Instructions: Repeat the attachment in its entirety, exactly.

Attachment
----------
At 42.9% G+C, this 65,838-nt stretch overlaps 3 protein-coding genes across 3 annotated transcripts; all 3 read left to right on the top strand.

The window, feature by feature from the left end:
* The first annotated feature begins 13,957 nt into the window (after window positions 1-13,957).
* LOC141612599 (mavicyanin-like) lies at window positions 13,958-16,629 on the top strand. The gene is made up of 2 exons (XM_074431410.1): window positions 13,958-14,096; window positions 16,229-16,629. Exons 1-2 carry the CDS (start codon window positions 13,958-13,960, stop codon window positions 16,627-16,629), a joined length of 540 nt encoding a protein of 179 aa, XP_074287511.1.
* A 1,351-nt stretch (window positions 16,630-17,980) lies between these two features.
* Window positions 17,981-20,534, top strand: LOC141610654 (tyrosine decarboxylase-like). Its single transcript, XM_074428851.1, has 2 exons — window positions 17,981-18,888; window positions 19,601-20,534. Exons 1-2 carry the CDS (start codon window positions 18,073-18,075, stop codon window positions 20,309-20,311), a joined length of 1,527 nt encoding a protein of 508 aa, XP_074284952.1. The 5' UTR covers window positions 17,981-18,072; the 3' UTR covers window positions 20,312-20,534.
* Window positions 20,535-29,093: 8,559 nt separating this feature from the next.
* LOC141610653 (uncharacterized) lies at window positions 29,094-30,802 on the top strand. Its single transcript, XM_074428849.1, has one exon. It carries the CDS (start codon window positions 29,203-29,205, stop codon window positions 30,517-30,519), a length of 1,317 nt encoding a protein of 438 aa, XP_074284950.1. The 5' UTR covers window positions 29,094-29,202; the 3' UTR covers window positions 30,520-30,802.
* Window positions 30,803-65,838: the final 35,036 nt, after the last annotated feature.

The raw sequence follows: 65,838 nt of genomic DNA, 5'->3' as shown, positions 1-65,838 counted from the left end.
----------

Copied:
At 42.9% G+C, this 65,838-nt stretch overlaps 3 protein-coding genes across 3 annotated transcripts; all 3 read left to right on the top strand.

The window, feature by feature from the left end:
* The first annotated feature begins 13,957 nt into the window (after window positions 1-13,957).
* LOC141612599 (mavicyanin-like) lies at window positions 13,958-16,629 on the top strand. The gene is made up of 2 exons (XM_074431410.1): window positions 13,958-14,096; window positions 16,229-16,629. Exons 1-2 carry the CDS (start codon window positions 13,958-13,960, stop codon window positions 16,627-16,629), a joined length of 540 nt encoding a protein of 179 aa, XP_074287511.1.
* A 1,351-nt stretch (window positions 16,630-17,980) lies between these two features.
* Window positions 17,981-20,534, top strand: LOC141610654 (tyrosine decarboxylase-like). Its single transcript, XM_074428851.1, has 2 exons — window positions 17,981-18,888; window positions 19,601-20,534. Exons 1-2 carry the CDS (start codon window positions 18,073-18,075, stop codon window positions 20,309-20,311), a joined length of 1,527 nt encoding a protein of 508 aa, XP_074284952.1. The 5' UTR covers window positions 17,981-18,072; the 3' UTR covers window positions 20,312-20,534.
* Window positions 20,535-29,093: 8,559 nt separating this feature from the next.
* LOC141610653 (uncharacterized) lies at window positions 29,094-30,802 on the top strand. Its single transcript, XM_074428849.1, has one exon. It carries the CDS (start codon window positions 29,203-29,205, stop codon window positions 30,517-30,519), a length of 1,317 nt encoding a protein of 438 aa, XP_074284950.1. The 5' UTR covers window positions 29,094-29,202; the 3' UTR covers window positions 30,520-30,802.
* Window positions 30,803-65,838: the final 35,036 nt, after the last annotated feature.

The raw sequence follows: 65,838 nt of genomic DNA, 5'->3' as shown, positions 1-65,838 counted from the left end.